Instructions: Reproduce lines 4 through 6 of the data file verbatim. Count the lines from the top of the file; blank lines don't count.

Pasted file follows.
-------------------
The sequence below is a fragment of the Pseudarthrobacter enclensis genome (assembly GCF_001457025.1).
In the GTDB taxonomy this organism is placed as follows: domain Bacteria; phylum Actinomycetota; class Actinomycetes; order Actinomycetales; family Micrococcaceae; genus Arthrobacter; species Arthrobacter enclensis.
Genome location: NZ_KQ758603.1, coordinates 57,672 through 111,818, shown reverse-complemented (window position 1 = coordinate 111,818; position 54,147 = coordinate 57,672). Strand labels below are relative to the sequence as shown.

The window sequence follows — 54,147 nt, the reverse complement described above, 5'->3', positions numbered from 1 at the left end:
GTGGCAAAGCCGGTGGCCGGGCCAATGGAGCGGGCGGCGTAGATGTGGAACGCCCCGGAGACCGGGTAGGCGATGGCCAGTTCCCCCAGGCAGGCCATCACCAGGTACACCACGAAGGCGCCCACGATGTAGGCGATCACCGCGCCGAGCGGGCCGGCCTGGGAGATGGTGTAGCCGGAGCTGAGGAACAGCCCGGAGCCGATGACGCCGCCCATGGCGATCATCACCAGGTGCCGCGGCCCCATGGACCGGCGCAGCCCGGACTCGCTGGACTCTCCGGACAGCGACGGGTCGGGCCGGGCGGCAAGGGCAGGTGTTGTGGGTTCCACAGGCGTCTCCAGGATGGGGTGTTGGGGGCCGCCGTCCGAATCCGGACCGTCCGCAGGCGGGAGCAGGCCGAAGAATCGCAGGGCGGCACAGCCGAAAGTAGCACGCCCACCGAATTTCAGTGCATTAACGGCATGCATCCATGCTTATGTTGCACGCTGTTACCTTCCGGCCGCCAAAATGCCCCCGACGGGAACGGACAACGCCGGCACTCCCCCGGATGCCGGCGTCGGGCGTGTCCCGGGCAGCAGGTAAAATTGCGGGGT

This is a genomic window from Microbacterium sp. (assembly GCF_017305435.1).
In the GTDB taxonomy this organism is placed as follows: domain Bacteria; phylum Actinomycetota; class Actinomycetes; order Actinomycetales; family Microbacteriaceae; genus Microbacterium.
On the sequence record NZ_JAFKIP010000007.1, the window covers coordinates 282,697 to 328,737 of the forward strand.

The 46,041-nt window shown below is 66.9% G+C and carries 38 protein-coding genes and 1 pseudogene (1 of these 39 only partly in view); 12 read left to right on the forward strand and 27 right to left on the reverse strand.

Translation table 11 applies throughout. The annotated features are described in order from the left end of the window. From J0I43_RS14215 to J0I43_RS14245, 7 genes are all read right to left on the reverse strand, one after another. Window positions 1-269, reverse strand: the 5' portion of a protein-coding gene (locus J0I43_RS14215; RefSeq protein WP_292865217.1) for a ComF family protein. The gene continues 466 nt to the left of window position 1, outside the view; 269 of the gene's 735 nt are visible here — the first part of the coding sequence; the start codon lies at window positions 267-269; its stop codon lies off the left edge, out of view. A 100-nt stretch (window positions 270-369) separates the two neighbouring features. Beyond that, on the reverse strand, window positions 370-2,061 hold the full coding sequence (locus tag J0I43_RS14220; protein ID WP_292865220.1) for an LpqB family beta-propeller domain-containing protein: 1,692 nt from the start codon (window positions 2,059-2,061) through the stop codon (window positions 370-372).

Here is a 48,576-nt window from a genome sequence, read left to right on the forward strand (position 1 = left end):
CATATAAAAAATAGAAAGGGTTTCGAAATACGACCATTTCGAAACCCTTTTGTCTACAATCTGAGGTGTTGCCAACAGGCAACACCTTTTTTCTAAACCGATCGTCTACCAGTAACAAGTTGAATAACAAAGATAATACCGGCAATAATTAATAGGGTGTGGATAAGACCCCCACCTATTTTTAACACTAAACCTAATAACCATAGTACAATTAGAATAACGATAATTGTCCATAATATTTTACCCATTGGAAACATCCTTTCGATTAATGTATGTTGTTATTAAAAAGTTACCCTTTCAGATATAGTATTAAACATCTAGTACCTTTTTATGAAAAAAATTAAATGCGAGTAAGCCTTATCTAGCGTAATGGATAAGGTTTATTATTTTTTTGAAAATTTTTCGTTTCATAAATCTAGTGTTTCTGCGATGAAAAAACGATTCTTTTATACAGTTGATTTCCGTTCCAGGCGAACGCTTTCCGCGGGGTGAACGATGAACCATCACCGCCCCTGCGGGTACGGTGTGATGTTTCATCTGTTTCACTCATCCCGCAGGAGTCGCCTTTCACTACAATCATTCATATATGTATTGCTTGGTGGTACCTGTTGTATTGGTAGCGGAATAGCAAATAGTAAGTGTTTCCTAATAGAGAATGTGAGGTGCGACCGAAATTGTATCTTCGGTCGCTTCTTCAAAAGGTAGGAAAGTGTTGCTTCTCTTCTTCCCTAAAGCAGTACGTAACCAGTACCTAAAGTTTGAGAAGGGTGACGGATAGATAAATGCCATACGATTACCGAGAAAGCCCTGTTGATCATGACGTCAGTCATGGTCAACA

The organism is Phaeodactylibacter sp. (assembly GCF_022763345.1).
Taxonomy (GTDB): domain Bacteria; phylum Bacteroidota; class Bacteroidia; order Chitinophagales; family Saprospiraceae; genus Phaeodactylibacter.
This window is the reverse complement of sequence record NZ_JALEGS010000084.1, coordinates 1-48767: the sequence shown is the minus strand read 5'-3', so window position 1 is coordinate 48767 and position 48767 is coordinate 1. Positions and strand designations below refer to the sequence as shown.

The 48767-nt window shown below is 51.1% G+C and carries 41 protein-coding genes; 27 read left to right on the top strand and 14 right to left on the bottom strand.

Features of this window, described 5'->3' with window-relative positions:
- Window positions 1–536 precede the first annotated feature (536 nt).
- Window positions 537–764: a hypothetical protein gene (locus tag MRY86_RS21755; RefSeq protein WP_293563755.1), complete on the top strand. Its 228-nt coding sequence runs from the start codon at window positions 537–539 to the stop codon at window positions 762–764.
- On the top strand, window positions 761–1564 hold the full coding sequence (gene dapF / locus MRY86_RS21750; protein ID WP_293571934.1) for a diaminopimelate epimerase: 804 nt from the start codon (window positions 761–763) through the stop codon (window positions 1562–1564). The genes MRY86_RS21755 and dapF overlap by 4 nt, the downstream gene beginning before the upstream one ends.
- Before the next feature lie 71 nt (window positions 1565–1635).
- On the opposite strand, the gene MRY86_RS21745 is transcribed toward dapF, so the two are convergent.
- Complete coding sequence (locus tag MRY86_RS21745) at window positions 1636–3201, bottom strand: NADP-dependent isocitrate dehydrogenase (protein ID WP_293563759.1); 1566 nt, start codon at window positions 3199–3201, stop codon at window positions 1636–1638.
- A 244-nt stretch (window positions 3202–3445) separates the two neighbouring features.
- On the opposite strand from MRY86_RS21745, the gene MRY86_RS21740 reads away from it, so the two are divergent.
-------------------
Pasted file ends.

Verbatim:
The window sequence follows — 54,147 nt, the reverse complement described above, 5'->3', positions numbered from 1 at the left end:
GTGGCAAAGCCGGTGGCCGGGCCAATGGAGCGGGCGGCGTAGATGTGGAACGCCCCGGAGACCGGGTAGGCGATGGCCAGTTCCCCCAGGCAGGCCATCACCAGGTACACCACGAAGGCGCCCACGATGTAGGCGATCACCGCGCCGAGCGGGCCGGCCTGGGAGATGGTGTAGCCGGAGCTGAGGAACAGCCCGGAGCCGATGACGCCGCCCATGGCGATCATCACCAGGTGCCGCGGCCCCATGGACCGGCGCAGCCCGGACTCGCTGGACTCTCCGGACAGCGACGGGTCGGGCCGGGCGGCAAGGGCAGGTGTTGTGGGTTCCACAGGCGTCTCCAGGATGGGGTGTTGGGGGCCGCCGTCCGAATCCGGACCGTCCGCAGGCGGGAGCAGGCCGAAGAATCGCAGGGCGGCACAGCCGAAAGTAGCACGCCCACCGAATTTCAGTGCATTAACGGCATGCATCCATGCTTATGTTGCACGCTGTTACCTTCCGGCCGCCAAAATGCCCCCGACGGGAACGGACAACGCCGGCACTCCCCCGGATGCCGGCGTCGGGCGTGTCCCGGGCAGCAGGTAAAATTGCGGGGT

This is a genomic window from Microbacterium sp. (assembly GCF_017305435.1).